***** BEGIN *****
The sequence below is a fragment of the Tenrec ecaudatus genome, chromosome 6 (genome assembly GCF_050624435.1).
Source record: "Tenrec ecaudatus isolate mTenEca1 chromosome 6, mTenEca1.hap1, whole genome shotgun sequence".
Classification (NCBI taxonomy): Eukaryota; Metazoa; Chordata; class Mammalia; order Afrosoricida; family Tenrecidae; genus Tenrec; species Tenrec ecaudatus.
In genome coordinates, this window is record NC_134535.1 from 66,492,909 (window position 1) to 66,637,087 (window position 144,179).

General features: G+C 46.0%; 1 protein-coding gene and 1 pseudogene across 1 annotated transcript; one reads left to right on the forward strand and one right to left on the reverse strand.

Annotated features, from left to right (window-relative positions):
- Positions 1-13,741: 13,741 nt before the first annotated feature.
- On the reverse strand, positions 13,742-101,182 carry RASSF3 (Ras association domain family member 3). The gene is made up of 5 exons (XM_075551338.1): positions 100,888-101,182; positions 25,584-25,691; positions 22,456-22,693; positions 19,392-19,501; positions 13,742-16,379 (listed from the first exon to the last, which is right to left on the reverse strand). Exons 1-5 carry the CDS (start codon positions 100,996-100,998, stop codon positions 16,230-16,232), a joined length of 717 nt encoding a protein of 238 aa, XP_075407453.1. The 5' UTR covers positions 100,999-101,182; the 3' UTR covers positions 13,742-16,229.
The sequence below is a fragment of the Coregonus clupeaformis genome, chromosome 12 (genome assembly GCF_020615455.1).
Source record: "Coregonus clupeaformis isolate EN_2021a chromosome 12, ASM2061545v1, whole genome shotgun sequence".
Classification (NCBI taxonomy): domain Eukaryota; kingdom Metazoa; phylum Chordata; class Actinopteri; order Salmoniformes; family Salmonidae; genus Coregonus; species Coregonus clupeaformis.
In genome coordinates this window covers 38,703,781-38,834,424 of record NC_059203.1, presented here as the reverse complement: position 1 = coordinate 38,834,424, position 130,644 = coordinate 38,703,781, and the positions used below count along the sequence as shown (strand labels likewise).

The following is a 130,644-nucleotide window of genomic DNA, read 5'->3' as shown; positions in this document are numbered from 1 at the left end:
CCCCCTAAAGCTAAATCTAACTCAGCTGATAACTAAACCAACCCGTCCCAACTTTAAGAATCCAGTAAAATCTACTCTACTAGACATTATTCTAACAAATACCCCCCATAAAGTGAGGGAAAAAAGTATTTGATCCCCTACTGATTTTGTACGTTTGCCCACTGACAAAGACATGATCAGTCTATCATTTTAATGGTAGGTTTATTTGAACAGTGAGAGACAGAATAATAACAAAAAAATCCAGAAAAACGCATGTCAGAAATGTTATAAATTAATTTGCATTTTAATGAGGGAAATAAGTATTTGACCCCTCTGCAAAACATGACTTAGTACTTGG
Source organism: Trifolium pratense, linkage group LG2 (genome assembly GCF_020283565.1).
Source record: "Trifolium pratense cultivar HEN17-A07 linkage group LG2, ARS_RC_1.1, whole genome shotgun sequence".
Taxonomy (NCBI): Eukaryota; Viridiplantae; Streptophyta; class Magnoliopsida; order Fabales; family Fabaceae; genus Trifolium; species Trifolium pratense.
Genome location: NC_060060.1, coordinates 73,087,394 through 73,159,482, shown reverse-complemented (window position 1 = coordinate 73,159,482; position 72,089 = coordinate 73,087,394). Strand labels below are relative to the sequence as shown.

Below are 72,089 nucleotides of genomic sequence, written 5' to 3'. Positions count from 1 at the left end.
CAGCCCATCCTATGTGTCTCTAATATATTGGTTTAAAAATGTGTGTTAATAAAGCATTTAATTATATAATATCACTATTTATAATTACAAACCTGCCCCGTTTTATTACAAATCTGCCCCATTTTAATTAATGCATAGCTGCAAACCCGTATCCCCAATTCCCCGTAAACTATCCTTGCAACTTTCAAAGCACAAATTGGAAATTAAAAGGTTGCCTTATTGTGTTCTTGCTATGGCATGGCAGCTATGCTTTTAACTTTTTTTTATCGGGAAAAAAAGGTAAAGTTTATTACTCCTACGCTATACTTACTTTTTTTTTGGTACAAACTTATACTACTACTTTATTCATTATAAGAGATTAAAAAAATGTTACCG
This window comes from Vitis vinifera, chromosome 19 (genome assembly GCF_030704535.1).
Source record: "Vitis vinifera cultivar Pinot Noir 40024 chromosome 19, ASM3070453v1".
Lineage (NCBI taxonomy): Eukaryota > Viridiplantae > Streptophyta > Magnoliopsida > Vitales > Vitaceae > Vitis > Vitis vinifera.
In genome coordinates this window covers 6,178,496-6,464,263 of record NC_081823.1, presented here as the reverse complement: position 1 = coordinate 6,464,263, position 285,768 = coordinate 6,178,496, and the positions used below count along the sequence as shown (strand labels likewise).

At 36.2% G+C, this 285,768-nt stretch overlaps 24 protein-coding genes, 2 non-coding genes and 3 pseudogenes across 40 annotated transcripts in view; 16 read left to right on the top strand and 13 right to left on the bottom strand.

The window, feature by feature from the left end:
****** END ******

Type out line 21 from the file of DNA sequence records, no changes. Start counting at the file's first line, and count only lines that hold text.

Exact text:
This window comes from Vitis vinifera, chromosome 19 (genome assembly GCF_030704535.1).